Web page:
Luckily, unless she changes her name and moves to Bhutan, she will be paying for it for the rest of her life.

  7. Surely it comes down to consent – if she wanted a picture of a naked torso to be included in her artwork, then its up to her to ensure the person so depicted agrees to it, such as finding a model to pose, and take the shots she needed, and all would be well.

    One assumes that there has to be an implied assumption of privacy to any photos taken of a sexual nature – its not just a case of ‘Well I took the picture and its my camera so I can do what I like with it’ surely?

  8. The article says the criminal offense is “disclosing a private, sexual photograph with intent to cause distress”.

    If the facts are as reported, it really doesn’t sound like she had any “intent to cause distress”, so not a criminal act.

    Either she’ll be found innocent at trial, or there’s more going on here than has been reported.

    Jim is right – not only should she have got consent, but also the university should have insisted that she had consent. But that’s a civil law matter, not criminal. If I were the boyfriend, I’d sue her and the university jointly for breach of privacy.

  9. So if she took the photo when they were at the beach would it be a ‘private sexual photo’ how can you prove that the torso photo was taken in a sexual context, how can you prove the context of such a heavily cropped photo at all, also if he had agreed to model for her (not unheard of in the arts world) then are we back to what is consent and how long does it last

  10. If it doesn’t meet the criteria for someone being charged with public indecency can it be considered ‘naked’ is there even a legal definition that applies?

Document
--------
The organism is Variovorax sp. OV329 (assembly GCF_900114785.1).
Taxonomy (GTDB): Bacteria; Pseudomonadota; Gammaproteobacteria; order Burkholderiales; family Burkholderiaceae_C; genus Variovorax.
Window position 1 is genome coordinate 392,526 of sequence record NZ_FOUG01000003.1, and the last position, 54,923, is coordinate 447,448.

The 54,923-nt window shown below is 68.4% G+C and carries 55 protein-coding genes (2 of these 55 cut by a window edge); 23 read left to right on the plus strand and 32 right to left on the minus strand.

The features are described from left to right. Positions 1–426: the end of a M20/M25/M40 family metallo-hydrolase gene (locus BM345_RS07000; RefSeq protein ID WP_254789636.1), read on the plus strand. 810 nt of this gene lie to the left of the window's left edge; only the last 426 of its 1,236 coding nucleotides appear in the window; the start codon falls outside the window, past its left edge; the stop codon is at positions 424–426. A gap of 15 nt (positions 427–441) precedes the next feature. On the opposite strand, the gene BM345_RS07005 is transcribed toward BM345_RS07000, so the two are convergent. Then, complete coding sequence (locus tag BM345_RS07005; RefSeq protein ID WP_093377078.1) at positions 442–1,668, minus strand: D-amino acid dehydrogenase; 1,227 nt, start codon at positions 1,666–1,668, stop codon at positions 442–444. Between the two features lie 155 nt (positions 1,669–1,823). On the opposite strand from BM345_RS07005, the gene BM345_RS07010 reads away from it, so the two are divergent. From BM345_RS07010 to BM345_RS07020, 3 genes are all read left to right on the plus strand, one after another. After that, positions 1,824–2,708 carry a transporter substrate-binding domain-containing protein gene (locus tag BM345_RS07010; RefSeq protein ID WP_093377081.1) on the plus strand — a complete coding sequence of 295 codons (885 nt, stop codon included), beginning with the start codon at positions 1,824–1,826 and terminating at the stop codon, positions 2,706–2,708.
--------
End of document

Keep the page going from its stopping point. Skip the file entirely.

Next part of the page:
In Canada women can walk around topless as to prevent them and not men would be sexual discrimination, there are activists who do this as the police are known to stop them and then they can make a point. Amusingly one officer tried to use the offence of distracting other road users to stop a top less cyclist.

  11. Re Jim’s comment & sort of peripheral to this.

    Just heard another girl bitchin’ about a photo of her turning up on a social media site of another girl. Not definitively of a sexual nature but definitely what one might regard as “hot”. As I said to her, if she spends so much time either taking photos of herself or getting into other people’s photos trying to look as desirable as possible. And sending hers to people & demanding they send them their’s when she’s in them. What can she expect?
    The advent of the smartphone with its camera & connectivity has been a complete sea change in photography. What ownership can you claim on something you pass around with such abandon? That you exert considerable effort to partake in?

  12. Perhaps the article underwent a late-night edit? It’s very poorly constructed.

    Also, notice the face of the art student, Lauren Smith, in the recent Telegraph photo compared to the head shot she uses on her Facebook page.

  13. Why have a go at the law, it’s was just a dodgy prosecution decision. Even the prosecutor was persuaded out of it.